Feilden Clegg Bradley has released images showing what the restored Southbank Centre will look like once its £25 million refurbishment project is complete.
The architect also took BD on a tour of Archigram’s unlisted brutalist arts complex to see the work progressing.
One CGI shows the Queen Elizabeth Hall foyer with wrap-around glazing replacing the concrete wall at the north-west corner. The windows can be opened fully in summer, creating another entrance.
This was one of the most controversial aspects of the scheme for Historic England and planners, but they were won over by the idea of the venue being more open, said Ian Taylor of Feilden Clegg Bradley Studios.
“It will create a visual connection so you can see Big Ben and the Royal Festival Hall terrace, so the foyer becomes much more visible. Many more people will come in and use it,” he predicted.
The existing bar will be repositioned, while the box office will be returned to its original location on the other side of the main doors, leaving the foyer less cluttered.
FCBS is also replacing aluminium acoustic panels in the ceiling with timber units to improve sound performance.
A new ramp will be installed from the foyer into the Purcell Room and a new artists’ entrance and 300sq m green room and bar will be on the level below with greatly improved facilities.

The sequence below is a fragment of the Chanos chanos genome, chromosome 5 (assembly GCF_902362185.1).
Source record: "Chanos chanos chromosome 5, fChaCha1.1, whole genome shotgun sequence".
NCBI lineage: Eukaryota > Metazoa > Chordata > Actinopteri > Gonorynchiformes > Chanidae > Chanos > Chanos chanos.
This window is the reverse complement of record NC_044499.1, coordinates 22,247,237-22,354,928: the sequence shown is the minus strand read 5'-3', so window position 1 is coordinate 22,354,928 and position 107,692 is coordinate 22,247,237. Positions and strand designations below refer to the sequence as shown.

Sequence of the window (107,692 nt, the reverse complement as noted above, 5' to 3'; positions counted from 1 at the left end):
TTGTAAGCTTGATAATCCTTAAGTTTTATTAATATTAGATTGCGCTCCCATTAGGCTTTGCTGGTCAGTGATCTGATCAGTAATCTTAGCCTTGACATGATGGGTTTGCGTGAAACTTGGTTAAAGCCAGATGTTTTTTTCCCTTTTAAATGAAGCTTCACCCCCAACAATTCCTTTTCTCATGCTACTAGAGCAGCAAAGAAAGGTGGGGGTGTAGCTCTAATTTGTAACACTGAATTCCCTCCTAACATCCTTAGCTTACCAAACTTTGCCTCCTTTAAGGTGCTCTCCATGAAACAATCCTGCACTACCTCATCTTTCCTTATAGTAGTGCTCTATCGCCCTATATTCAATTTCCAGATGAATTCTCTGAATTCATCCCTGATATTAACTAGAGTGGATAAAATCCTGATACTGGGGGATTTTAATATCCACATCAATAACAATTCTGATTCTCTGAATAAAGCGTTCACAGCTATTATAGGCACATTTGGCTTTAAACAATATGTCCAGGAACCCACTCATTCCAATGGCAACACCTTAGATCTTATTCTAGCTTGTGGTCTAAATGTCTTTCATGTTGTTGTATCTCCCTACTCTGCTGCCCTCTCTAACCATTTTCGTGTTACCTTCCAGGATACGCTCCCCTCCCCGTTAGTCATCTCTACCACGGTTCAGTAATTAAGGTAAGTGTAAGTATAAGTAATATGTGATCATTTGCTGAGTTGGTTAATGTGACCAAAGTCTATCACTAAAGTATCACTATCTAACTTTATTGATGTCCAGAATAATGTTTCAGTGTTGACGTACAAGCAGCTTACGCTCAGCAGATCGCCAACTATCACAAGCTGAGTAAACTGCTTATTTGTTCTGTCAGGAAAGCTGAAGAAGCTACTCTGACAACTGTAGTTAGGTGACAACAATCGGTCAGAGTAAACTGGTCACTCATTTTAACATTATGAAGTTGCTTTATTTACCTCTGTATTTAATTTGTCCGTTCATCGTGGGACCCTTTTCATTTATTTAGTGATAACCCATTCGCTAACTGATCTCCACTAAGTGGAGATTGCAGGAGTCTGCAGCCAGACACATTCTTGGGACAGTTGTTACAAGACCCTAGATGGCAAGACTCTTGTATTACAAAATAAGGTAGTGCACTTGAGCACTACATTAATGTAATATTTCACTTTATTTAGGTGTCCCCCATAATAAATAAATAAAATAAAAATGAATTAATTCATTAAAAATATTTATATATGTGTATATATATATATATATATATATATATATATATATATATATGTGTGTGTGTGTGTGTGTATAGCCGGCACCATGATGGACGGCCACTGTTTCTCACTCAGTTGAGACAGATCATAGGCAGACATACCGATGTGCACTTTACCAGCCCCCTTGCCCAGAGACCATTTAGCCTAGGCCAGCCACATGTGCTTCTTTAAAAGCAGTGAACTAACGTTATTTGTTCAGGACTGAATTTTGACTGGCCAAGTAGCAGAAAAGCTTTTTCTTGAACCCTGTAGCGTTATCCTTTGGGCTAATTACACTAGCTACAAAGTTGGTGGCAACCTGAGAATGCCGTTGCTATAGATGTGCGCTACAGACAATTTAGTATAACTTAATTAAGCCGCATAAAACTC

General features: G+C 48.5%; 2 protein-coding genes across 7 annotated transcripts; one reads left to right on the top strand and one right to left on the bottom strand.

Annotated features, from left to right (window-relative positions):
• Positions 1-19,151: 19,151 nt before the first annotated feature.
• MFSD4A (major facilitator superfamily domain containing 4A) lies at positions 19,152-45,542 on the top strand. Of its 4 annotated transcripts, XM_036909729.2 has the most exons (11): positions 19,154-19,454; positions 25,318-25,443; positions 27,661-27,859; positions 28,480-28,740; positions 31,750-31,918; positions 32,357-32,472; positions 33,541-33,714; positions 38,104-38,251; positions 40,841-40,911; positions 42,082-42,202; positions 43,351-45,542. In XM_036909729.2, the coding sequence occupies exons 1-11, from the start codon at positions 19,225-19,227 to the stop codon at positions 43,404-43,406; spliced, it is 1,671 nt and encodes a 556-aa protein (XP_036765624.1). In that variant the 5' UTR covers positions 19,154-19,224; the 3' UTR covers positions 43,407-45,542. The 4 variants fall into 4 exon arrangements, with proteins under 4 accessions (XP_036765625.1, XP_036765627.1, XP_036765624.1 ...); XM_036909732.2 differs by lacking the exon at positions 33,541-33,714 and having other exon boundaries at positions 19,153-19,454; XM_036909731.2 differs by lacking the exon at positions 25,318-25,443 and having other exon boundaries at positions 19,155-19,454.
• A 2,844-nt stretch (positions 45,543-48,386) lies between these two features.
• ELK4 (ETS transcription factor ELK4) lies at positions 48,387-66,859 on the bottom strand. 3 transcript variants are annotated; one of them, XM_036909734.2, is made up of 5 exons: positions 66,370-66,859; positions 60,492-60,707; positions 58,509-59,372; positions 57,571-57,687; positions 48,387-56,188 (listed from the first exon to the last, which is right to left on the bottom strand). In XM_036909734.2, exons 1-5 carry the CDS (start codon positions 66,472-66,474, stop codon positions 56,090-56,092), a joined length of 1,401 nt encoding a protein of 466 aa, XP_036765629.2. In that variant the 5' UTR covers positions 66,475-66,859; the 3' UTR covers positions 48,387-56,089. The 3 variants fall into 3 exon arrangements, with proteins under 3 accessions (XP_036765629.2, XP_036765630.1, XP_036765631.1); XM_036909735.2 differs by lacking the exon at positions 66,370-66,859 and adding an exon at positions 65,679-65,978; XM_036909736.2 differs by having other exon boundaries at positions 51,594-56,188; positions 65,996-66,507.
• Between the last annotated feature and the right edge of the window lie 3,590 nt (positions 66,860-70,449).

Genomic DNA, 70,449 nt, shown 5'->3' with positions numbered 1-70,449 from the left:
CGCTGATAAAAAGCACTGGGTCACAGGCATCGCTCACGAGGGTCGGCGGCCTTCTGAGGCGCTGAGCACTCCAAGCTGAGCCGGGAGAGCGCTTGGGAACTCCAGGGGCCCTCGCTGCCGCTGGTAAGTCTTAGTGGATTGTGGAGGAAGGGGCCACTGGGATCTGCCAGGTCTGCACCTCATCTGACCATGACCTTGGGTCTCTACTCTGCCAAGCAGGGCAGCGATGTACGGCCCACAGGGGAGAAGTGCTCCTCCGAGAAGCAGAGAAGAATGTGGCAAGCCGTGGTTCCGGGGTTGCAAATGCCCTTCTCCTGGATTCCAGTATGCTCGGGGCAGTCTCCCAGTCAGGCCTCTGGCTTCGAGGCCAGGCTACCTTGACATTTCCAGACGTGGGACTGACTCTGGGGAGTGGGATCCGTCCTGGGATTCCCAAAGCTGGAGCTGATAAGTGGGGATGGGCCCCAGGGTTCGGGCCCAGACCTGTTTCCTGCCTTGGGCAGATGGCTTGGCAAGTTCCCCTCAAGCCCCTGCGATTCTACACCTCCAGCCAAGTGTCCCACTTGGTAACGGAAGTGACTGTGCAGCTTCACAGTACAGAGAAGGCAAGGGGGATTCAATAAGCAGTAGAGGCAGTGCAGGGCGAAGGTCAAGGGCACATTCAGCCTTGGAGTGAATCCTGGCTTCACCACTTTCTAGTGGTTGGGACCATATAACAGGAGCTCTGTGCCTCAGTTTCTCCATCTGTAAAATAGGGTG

Taylor said this would be one of the most dramatic spaces in the building with a soaring internal view up to the giant QEH air duct.
Both the QEH and Purcell Room auditoria are being completely overhauled and the ventilation system upgraded. Air flow will be reversed to make it more efficient.
The project also involves refurbishing and upgrading the Hayward Gallery. Its famous pyramid rooflights have been removed and new coffers are about to be installed, capped by a waterproof membrane and motorised blinds.
This arrangement will allow the new pyramids to be open on their north-facing sides, meaning views of the sky from the top galleries won’t be gradually occluded by layers of dirt.
Taylor said the project was one of the highlights of his career. “The more we have worked on the building the more we respect the original,” he said.